The videos cover:

  1. How to make an emergency plan;
  2. What you will need in an emergency;
  3. What to do in an earthquake;
  4. What to do in a tsunami;
  5. What to do in a flood;
  6. What to do in a storm;
  7. What to do in a fire; and
  8. What to do during volcanic activity.

Kauraka e matukū, kia takatū: Don’t be scared, be prepared

Te Rūnanga o Ngāi Tahu has launched an emergency preparedness campaign in partnership with the Alpine Fault 8 (AF8) programme.

They are driving home the message of emergency preparedness by tapping into mātauranga Māori, Kai Tahu creation stories and weaving them with scientific knowledge.

It’s highly likely that a magnitude 8 Alpine Fault earthquake will happen within the next 50 years and would cause widespread damage and disruption across Te Waipounamu.

This campaign is part of a broader resilience-building mahi that Ngai Tahu are undertaking as an iwi.

Check out the video and resources to help you take the critical steps to prepare your whare and protect your whānau in a emergency (Te Rūnanga o Ngāi Tahu).

Half of Kai Tahu marae already have solar panels to enhance their resilience. Emergency pods equipped with resources to support communities are also being installed with support from Te Puni Kōkiri.

Responding to Public Health Emergencies

Te Mana Ora | Community and Public Health contributes a valuable public health perspective during local and regional emergency events and works closely with the many agencies involved. Our staff also assist other parts of the National Public Health Service to respond to emergencies in their areas (such as Cyclone Gabrielle in 2023).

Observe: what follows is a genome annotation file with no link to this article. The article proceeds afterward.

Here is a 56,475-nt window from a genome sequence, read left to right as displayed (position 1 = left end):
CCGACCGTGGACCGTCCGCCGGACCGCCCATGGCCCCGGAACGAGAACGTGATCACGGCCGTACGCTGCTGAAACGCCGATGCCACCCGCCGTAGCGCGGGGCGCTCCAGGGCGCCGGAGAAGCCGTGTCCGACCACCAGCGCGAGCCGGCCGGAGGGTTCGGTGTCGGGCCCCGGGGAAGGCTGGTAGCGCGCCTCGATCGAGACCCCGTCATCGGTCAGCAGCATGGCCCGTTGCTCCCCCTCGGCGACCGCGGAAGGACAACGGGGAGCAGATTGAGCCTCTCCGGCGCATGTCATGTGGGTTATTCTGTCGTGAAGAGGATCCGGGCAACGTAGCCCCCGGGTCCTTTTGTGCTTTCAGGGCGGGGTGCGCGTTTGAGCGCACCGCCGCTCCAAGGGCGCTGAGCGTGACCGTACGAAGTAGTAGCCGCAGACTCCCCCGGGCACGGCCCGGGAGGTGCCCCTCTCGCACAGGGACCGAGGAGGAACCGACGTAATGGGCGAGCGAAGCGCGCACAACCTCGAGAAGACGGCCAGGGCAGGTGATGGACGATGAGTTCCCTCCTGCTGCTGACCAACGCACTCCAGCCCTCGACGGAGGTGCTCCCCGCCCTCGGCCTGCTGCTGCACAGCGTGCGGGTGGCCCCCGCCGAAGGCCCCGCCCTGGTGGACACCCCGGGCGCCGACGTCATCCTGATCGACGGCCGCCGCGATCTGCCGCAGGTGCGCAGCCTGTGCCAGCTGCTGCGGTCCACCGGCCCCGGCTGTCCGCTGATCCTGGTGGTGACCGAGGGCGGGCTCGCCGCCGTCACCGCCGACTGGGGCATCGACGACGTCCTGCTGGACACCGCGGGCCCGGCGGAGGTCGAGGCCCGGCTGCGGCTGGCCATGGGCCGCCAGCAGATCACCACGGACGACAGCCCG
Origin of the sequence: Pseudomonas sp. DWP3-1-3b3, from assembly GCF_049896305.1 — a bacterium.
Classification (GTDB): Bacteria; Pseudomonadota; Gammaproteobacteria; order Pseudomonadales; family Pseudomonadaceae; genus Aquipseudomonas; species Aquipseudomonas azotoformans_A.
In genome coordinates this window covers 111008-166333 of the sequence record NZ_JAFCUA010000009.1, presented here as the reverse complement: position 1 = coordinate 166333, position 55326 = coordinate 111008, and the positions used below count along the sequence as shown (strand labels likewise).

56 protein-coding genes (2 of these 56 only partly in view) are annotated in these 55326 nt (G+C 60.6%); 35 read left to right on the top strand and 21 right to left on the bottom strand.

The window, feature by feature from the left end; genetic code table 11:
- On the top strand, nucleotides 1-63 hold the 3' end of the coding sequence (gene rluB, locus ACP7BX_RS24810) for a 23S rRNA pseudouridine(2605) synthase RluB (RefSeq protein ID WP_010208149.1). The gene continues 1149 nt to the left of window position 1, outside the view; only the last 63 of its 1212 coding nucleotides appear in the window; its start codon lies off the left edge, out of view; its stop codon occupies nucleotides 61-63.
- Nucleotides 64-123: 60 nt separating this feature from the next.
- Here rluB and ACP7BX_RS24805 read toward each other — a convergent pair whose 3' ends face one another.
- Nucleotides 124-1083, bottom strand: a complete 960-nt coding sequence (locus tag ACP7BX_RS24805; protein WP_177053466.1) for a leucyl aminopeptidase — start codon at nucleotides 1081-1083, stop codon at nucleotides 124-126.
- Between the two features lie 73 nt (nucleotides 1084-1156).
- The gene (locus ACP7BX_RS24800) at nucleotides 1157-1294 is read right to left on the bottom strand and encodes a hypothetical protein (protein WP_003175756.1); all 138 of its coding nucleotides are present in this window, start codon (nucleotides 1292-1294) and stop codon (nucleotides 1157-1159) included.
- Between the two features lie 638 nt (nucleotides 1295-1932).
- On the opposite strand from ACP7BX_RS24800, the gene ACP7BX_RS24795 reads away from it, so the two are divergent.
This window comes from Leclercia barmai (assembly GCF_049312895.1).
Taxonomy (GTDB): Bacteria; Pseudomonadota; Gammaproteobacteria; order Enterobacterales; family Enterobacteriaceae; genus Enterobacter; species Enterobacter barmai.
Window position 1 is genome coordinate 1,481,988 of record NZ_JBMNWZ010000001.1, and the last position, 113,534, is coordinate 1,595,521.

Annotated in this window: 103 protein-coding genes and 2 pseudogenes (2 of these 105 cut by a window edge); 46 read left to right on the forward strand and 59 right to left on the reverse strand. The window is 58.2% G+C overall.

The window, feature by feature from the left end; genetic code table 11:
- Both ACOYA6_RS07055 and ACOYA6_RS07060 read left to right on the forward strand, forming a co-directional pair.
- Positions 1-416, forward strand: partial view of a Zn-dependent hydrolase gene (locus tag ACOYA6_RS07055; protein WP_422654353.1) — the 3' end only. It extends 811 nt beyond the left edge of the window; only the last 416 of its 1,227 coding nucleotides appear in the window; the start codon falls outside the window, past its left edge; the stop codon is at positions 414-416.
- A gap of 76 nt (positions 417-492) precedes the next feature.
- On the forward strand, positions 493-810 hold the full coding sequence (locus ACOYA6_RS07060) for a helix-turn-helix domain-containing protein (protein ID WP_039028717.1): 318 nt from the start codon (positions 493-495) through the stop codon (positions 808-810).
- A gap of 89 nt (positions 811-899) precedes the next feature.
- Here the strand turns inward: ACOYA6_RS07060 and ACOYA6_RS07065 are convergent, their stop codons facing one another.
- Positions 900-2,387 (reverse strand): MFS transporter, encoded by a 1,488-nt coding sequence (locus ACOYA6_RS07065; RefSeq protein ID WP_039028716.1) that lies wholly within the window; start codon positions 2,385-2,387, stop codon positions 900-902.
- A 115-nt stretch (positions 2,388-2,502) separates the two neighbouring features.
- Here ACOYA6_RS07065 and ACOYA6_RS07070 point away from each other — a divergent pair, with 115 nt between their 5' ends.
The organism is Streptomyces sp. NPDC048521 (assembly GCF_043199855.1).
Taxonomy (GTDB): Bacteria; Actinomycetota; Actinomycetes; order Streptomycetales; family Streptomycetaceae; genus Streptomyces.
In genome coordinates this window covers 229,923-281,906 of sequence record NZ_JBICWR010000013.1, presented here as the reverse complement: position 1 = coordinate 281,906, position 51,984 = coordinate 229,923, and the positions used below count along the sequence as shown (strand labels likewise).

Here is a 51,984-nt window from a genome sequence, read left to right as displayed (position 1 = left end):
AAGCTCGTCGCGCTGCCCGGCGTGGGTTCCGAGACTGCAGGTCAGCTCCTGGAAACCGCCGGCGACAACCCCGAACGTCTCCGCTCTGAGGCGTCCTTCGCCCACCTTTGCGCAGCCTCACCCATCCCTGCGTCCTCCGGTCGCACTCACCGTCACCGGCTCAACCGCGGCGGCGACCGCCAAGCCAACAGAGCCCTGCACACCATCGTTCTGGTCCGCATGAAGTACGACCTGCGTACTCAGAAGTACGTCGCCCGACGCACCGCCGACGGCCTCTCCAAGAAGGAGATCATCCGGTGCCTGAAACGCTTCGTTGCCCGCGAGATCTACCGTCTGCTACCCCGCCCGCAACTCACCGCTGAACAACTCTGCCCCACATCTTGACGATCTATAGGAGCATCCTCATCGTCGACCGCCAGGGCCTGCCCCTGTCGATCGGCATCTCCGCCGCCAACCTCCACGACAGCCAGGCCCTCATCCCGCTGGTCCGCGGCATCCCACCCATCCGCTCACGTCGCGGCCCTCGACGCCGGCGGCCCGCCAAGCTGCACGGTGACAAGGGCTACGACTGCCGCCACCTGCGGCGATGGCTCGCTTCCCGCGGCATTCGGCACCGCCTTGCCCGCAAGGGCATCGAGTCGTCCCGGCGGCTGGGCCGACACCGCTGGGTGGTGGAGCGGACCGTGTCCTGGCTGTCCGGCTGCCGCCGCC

The level of the response depends on the event. This ranges from providing health advice for the public through to our Medical Officers of Health using their special emergency powers to close schools and inspect ships or planes – to protect the community’s health.

The National Public Health Service also has a role to play in helping communities mentally and physically recover from emergency events.

Planning to deal with severe weather events

Climate change is causing average temperatures to rise across the world, so New Zealand can expect extreme weather and natural hazard events (such as storms, flooding, fires and heatwaves) to occur more often or have greater impacts on public health. Examples include:

  • Flooding causing damage to housing – leading to housing insecurity or causing dampness and mould.
  • Storms causing damage to roading, electricity or other infrastructure – reducing access to essential services.
  • Periods of hot weather (heatwaves) – leading to heat related illness.

The National Public Health Service is responsible for protecting the health and safety of the community (and vulnerable groups within the community) by ensuring public health issues are identified and addressed in decisions on climate change mitigation and adaptation.




For more information, contact:

Hamish Sandison
Ph: +64 3 378 6759

Find out about Civil Defence and emergencies in your area

Resources to help you get prepared

If you can plan for a road trip, you can plan for an emergency.

Get prepared for your pets and other animals

You need to include your pets, domestic animals or livestock in your emergency plan.

Your pets need food, water and shelter at the very least – just like you and your family.

Remember to check your emergency pet kit regularly for anything that needs adding or changing. Keep an eye on expiry dates – especially for any medication. Change the water every six months to keep it fresh.

Make a plan for your pets. Source: National Emergency Management Agency.

Page last updated: 16/07/2024